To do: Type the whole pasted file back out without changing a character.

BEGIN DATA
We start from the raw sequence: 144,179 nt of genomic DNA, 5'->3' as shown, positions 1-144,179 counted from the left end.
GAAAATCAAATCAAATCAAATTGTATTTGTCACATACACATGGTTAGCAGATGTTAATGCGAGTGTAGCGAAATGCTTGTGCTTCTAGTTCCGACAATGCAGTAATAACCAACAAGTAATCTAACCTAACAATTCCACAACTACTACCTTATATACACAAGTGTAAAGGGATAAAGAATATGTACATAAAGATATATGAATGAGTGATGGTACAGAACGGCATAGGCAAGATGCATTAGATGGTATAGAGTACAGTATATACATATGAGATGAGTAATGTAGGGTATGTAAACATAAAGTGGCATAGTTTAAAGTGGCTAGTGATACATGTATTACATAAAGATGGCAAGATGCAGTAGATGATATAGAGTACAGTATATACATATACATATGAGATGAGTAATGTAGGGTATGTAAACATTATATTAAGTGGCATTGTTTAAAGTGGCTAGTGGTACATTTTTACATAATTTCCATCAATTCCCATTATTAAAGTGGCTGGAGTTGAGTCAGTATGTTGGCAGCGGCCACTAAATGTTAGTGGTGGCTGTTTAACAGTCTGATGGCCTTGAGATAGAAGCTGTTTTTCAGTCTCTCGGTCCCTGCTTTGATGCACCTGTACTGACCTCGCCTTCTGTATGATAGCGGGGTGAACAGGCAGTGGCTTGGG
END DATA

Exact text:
We start from the raw sequence: 144,179 nt of genomic DNA, 5'->3' as shown, positions 1-144,179 counted from the left end.
GAAAATCAAATCAAATCAAATTGTATTTGTCACATACACATGGTTAGCAGATGTTAATGCGAGTGTAGCGAAATGCTTGTGCTTCTAGTTCCGACAATGCAGTAATAACCAACAAGTAATCTAACCTAACAATTCCACAACTACTACCTTATATACACAAGTGTAAAGGGATAAAGAATATGTACATAAAGATATATGAATGAGTGATGGTACAGAACGGCATAGGCAAGATGCATTAGATGGTATAGAGTACAGTATATACATATGAGATGAGTAATGTAGGGTATGTAAACATAAAGTGGCATAGTTTAAAGTGGCTAGTGATACATGTATTACATAAAGATGGCAAGATGCAGTAGATGATATAGAGTACAGTATATACATATACATATGAGATGAGTAATGTAGGGTATGTAAACATTATATTAAGTGGCATTGTTTAAAGTGGCTAGTGGTACATTTTTACATAATTTCCATCAATTCCCATTATTAAAGTGGCTGGAGTTGAGTCAGTATGTTGGCAGCGGCCACTAAATGTTAGTGGTGGCTGTTTAACAGTCTGATGGCCTTGAGATAGAAGCTGTTTTTCAGTCTCTCGGTCCCTGCTTTGATGCACCTGTACTGACCTCGCCTTCTGTATGATAGCGGGGTGAACAGGCAGTGGCTTGGG